Crop nutrient recovery from applied fish coproducts

Crop nutrient recovery from applied fish coproducts

M. Zhang, S. Sparrow, A. Pantoja, and P.J. Bechtel

Crop nutrient recovery from applied fish coproductsThis is part of A Sustainable Future: Fish Processing Byproducts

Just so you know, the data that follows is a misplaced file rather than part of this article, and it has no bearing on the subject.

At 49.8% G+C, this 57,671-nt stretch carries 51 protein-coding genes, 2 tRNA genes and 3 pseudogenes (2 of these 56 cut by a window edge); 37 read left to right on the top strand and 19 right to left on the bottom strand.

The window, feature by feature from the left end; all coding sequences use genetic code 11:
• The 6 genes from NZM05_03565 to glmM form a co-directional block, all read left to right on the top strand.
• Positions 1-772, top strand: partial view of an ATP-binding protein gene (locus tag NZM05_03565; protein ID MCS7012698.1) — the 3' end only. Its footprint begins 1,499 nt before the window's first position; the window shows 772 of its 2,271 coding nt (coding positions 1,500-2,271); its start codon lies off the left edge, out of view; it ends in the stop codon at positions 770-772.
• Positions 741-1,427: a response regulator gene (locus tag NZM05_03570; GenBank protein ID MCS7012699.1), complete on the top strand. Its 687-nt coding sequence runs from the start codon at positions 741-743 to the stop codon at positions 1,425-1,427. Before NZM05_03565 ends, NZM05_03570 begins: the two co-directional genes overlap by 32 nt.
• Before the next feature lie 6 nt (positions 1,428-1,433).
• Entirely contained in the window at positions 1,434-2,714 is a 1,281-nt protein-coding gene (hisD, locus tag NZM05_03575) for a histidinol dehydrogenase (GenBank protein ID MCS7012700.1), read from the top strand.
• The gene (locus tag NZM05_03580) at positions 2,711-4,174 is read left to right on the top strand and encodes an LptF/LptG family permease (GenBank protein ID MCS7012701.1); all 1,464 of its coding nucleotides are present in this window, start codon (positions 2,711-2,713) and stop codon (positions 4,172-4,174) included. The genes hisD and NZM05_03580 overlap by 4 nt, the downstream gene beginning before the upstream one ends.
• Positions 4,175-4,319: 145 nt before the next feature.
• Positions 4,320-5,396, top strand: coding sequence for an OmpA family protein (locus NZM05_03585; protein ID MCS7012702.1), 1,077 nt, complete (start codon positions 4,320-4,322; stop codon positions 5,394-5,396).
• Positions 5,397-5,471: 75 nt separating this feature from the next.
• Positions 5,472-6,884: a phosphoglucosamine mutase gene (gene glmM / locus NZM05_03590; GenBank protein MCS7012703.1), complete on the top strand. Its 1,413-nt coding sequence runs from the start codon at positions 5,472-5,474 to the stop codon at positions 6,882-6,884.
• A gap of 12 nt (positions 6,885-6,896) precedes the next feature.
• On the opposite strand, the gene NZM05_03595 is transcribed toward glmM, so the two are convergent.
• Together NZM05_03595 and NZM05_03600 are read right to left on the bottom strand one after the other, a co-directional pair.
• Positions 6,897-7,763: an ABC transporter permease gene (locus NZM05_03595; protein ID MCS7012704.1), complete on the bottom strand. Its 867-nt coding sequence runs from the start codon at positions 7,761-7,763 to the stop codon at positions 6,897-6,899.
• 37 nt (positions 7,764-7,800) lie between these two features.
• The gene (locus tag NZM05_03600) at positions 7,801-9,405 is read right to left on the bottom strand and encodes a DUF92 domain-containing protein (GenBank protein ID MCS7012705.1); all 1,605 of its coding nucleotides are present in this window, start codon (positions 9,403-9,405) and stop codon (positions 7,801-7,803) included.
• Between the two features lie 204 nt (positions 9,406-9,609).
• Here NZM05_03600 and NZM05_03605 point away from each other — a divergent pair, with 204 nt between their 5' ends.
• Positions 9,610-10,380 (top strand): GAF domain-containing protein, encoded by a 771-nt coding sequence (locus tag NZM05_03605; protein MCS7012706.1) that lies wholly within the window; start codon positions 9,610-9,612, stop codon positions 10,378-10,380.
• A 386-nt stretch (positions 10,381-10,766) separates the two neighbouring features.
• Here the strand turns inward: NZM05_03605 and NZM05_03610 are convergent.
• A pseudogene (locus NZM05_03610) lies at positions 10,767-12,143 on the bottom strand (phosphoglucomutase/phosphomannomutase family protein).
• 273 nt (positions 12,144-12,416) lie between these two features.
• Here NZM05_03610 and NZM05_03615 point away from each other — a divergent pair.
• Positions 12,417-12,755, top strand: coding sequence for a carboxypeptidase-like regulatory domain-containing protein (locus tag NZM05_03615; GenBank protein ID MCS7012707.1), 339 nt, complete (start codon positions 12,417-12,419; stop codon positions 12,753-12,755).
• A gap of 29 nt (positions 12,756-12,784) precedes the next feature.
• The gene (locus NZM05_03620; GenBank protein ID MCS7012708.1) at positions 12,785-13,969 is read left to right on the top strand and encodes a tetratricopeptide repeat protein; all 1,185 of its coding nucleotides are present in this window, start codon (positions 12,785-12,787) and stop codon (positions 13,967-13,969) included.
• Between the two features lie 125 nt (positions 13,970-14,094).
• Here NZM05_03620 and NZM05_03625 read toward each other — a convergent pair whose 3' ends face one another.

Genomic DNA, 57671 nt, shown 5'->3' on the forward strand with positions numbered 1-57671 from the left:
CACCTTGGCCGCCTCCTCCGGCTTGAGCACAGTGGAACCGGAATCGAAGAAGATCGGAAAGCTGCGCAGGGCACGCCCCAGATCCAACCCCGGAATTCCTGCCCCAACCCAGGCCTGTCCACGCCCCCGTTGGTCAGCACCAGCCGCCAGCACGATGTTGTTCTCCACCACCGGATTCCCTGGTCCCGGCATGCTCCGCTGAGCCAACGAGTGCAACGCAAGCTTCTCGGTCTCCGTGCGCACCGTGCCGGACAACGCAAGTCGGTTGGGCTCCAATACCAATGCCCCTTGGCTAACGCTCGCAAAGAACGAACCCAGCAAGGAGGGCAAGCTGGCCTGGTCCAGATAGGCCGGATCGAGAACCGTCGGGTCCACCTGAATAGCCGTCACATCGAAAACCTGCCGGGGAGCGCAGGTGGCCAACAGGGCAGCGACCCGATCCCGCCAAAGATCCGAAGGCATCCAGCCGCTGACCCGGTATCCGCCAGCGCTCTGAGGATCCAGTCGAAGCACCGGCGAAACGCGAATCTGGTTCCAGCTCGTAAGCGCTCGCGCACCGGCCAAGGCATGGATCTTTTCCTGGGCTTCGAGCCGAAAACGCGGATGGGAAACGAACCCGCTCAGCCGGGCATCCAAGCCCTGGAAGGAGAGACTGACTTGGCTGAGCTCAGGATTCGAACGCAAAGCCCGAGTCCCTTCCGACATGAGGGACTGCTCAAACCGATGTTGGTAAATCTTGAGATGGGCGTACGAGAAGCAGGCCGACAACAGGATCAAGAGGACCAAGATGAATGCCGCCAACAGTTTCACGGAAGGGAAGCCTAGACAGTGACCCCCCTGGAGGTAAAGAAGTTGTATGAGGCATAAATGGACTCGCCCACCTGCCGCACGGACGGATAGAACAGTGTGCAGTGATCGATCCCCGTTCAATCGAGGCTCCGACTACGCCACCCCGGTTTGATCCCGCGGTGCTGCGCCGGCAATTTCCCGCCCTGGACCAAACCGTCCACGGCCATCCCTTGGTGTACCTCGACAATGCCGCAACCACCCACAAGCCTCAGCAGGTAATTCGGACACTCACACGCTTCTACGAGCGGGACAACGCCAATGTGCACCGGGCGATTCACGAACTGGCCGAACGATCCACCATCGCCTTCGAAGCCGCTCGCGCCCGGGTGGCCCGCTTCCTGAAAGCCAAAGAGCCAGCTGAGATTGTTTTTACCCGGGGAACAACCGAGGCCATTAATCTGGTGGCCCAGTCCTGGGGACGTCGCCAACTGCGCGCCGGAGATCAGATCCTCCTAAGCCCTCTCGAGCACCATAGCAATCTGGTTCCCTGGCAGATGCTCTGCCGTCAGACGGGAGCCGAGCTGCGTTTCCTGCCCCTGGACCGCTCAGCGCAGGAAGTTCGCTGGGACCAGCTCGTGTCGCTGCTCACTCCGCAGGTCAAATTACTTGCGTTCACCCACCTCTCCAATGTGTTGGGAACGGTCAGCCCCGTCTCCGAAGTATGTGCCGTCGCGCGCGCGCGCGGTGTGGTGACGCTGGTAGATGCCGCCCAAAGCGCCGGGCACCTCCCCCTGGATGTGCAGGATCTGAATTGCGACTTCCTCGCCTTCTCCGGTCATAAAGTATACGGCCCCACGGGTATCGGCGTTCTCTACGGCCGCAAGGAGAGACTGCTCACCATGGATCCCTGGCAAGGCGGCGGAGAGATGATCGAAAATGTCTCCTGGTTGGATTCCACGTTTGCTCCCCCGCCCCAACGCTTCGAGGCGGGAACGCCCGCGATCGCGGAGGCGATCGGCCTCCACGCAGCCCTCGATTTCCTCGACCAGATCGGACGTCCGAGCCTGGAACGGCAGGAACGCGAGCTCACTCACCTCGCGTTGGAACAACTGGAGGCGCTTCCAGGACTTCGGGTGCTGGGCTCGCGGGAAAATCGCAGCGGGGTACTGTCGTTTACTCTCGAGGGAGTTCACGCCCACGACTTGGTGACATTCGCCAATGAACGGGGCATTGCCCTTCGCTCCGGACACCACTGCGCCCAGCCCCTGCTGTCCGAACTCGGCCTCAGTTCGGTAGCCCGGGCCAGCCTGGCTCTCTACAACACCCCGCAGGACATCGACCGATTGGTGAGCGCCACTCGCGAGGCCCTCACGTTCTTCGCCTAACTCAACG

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The Alaska fishing industry produces over 1,000,000 metric tons of fish processing byproducts annually and much of the byproduct is not utilized. Fish coproducts such as fish meal, fish protein hydrolysate, and fish bone meal, manufactured from these byproducts, are rich in plant essential nutrients and can be used as nutrient sources for crop production. The objective of the study was to quantify nutrient release in soil and crop production from the use of fish coproducts in Alaska soil and climate conditions. Laboratory incubation and field plot experiments were conducted to determine nitrogen release and nutrient recovery by barley (Hordeum vulgare L.) from two different Alaska soils treated with fish meal, fish bone meal, and fish protein hydrolysate. The three fish coproducts released 65 to 80% of their nitrogen during 56 days of incubation. On average, barley recovered 78% of the applied nitrogen from fish meal, 65% from fish bone meal, and 50% from fish hydrolysate at the Fairbanks site; all were higher than measured for urea treatments (42%). Biomass production for both sites followed the same trend as nitrogen uptake. Plants also recovered substantial amounts of micronutrients (e.g., Ca, Mg, Cu, and Zn) from the fish coproducts. The results indicated that all three of the fish coproducts used in this study were good nutrient sources for crop production.

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